Tricks of the Senior Surgeon

■ Patience, adequate drainage, and complete pre- or intraoperative imaging is paramount for definition of the fistula and associated ductal anatomy; should marked disease remain in the duct, an alternative procedure, e.g., resection or lateral pancreaticojejunostomy, might be a better choice.

■ One goal of fistula drainage is to preserve pancreatic endocrine and exocrine function. If the fistula arises from the tail of the pancreas, resection of the distal pancreas may be the best option if minimal loss of functional pancreatic tissue is anticipated.

■ Spontaneous closure of the pancreatic fistula can be aided with a somatostatin analogue; success may be predictable based on radiographic evaluation. Fistulae that arise from a divided duct will not resolve.

■ Closure of fistulae that radiographically connect to the GI tract may be facilitated by transpapillary pancreatic stents and by ensuring that strictures and obstructing calculi are addressed.

■ Internal drainage of the fistulous tract into the stomach is not suggested; rather a defunctionalized Roux limb of jejunum is preferred when resection is not the best option.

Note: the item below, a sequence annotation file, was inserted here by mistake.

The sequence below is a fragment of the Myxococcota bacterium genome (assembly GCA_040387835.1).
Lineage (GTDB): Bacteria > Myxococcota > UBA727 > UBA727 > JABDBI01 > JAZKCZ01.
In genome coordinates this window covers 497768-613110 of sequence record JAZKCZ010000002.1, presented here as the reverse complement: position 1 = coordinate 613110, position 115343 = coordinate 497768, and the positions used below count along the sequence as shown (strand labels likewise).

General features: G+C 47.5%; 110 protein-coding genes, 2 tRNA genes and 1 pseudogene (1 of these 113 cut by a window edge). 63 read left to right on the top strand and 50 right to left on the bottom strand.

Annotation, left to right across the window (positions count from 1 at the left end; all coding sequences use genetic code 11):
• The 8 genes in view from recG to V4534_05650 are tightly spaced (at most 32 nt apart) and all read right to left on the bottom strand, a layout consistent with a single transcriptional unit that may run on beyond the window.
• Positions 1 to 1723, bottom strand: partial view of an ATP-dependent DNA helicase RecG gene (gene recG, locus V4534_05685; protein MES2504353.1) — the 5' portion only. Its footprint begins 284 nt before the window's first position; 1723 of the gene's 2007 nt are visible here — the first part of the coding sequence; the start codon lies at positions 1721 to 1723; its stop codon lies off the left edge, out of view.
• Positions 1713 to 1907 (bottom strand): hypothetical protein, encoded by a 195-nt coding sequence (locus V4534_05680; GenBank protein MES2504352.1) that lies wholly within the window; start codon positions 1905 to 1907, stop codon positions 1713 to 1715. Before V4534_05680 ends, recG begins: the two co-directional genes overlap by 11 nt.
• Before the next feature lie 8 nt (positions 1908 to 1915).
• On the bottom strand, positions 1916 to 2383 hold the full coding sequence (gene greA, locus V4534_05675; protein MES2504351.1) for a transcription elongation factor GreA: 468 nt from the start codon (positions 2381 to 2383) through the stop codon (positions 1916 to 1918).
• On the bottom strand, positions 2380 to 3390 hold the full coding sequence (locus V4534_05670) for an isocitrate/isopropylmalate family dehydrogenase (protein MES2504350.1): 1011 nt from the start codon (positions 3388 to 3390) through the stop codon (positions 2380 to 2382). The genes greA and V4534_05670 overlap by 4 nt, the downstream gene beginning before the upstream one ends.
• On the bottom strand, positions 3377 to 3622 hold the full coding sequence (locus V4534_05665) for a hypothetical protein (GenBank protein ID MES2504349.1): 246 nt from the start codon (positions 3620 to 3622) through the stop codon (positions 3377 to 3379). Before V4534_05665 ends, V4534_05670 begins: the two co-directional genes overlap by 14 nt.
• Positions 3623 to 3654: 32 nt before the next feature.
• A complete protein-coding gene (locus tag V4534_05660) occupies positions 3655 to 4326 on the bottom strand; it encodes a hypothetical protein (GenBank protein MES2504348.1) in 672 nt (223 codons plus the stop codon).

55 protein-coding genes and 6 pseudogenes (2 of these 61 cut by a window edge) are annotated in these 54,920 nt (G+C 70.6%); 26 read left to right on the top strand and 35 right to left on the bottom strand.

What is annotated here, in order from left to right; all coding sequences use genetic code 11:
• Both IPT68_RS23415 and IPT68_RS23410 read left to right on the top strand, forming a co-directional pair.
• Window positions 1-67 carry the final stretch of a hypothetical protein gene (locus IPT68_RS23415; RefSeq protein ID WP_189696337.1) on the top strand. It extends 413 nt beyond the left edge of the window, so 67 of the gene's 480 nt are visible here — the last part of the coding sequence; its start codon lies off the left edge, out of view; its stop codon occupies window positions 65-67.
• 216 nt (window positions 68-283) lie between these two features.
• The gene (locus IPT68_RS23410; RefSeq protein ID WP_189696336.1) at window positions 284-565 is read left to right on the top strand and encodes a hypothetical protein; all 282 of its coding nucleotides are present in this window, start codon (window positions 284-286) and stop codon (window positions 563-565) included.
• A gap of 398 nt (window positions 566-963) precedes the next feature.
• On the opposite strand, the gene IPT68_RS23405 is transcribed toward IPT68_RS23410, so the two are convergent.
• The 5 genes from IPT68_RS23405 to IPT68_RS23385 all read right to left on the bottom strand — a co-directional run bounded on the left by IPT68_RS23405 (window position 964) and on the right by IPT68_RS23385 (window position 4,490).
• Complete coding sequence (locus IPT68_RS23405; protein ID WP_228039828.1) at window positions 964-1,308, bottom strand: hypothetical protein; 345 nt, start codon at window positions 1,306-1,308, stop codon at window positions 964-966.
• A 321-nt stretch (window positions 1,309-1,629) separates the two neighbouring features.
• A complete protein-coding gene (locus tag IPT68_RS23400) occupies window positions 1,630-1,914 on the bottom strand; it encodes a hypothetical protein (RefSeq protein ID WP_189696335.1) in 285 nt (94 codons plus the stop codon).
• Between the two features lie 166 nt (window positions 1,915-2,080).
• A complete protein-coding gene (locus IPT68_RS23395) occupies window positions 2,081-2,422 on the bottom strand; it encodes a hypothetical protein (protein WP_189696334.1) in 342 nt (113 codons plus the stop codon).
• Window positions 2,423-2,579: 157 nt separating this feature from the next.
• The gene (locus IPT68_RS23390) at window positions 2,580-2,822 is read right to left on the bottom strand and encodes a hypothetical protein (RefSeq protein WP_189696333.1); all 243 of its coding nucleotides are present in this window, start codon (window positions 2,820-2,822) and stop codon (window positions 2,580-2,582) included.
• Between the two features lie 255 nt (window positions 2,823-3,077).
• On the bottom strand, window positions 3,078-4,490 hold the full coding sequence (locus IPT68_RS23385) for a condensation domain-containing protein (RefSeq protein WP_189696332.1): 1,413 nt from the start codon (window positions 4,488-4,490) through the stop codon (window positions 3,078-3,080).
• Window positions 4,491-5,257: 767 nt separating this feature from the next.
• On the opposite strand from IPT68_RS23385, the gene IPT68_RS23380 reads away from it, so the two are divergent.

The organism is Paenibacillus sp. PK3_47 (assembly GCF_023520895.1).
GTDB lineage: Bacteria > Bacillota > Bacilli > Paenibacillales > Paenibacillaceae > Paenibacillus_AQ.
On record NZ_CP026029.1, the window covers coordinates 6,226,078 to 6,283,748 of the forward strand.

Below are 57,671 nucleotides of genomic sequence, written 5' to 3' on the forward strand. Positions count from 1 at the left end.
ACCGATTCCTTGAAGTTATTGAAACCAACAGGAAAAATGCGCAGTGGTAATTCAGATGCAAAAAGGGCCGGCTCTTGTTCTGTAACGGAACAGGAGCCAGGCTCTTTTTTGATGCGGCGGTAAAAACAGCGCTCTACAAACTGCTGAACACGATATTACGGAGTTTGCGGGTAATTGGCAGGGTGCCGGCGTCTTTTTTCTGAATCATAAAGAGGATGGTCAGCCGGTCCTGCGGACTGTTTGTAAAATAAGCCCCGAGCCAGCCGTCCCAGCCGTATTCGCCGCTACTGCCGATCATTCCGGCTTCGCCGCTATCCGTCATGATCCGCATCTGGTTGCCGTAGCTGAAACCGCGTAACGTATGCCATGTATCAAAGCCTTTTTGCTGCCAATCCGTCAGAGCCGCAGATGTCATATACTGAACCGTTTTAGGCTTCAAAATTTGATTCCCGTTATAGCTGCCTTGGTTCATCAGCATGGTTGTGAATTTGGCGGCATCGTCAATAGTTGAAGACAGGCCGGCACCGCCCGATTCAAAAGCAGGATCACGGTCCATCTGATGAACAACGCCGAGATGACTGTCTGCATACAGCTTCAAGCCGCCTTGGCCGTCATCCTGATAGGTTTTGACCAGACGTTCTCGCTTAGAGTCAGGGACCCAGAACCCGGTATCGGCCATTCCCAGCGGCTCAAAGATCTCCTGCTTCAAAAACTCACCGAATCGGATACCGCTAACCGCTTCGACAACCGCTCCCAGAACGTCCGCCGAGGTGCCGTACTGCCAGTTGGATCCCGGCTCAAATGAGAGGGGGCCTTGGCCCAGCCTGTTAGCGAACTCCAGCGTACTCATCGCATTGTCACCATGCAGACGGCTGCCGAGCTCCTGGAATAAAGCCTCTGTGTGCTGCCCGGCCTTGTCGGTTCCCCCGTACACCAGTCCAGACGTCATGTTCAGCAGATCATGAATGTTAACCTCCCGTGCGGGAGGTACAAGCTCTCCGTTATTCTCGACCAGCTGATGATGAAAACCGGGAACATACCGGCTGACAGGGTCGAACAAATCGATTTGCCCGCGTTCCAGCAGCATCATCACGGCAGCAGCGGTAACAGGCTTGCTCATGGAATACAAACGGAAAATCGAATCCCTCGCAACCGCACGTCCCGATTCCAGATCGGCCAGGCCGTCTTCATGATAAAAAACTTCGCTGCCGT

■ Sew to the pancreatic parenchyma at the point of origin of fistula and not to the fistulous tract; the parenchyma is usually thickened and scarred.

■ If internal drainage is not possible (high operative risk or anatomic considerations), chronic external drainage is the best option.

■ Amylase-rich fluid in the drain signifies breakdown of the anastomosis; management is considerably easier if a stent is placed across anastomosis at operation. The anastomosis can be evaluated radiographically; as the output decreases, the stent is converted from closed suction to passive drainage and then advanced

■ Early intra-abdominal hemorrhage is best treated by reoperation and direct vessel ligation. Late hemorrhage may be a sentinel bleed from a pseudoa-neurysm; immediate angiography and vessel embolization are indicated.

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